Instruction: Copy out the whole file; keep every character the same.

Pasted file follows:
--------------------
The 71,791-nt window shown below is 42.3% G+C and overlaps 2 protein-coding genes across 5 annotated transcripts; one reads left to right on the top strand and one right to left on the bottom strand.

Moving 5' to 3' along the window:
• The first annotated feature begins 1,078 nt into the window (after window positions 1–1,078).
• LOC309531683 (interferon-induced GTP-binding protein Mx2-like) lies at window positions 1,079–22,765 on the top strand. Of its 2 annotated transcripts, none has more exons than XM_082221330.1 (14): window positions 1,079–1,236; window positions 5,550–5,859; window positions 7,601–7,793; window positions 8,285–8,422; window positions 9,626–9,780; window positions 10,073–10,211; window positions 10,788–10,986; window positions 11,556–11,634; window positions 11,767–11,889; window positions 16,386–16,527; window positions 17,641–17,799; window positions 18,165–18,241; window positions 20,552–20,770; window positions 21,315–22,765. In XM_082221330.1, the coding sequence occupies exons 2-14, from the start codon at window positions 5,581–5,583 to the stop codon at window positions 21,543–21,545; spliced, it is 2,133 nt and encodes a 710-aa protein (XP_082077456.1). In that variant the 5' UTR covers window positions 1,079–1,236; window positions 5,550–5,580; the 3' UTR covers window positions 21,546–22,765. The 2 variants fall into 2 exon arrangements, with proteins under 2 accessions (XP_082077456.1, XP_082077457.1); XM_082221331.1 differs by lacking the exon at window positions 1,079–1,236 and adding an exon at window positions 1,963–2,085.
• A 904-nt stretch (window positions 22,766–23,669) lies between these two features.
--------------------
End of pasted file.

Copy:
The 71,791-nt window shown below is 42.3% G+C and overlaps 2 protein-coding genes across 5 annotated transcripts; one reads left to right on the top strand and one right to left on the bottom strand.

Moving 5' to 3' along the window:
• The first annotated feature begins 1,078 nt into the window (after window positions 1–1,078).
• LOC309531683 (interferon-induced GTP-binding protein Mx2-like) lies at window positions 1,079–22,765 on the top strand. Of its 2 annotated transcripts, none has more exons than XM_082221330.1 (14): window positions 1,079–1,236; window positions 5,550–5,859; window positions 7,601–7,793; window positions 8,285–8,422; window positions 9,626–9,780; window positions 10,073–10,211; window positions 10,788–10,986; window positions 11,556–11,634; window positions 11,767–11,889; window positions 16,386–16,527; window positions 17,641–17,799; window positions 18,165–18,241; window positions 20,552–20,770; window positions 21,315–22,765. In XM_082221330.1, the coding sequence occupies exons 2-14, from the start codon at window positions 5,581–5,583 to the stop codon at window positions 21,543–21,545; spliced, it is 2,133 nt and encodes a 710-aa protein (XP_082077456.1). In that variant the 5' UTR covers window positions 1,079–1,236; window positions 5,550–5,580; the 3' UTR covers window positions 21,546–22,765. The 2 variants fall into 2 exon arrangements, with proteins under 2 accessions (XP_082077456.1, XP_082077457.1); XM_082221331.1 differs by lacking the exon at window positions 1,079–1,236 and adding an exon at window positions 1,963–2,085.
• A 904-nt stretch (window positions 22,766–23,669) lies between these two features.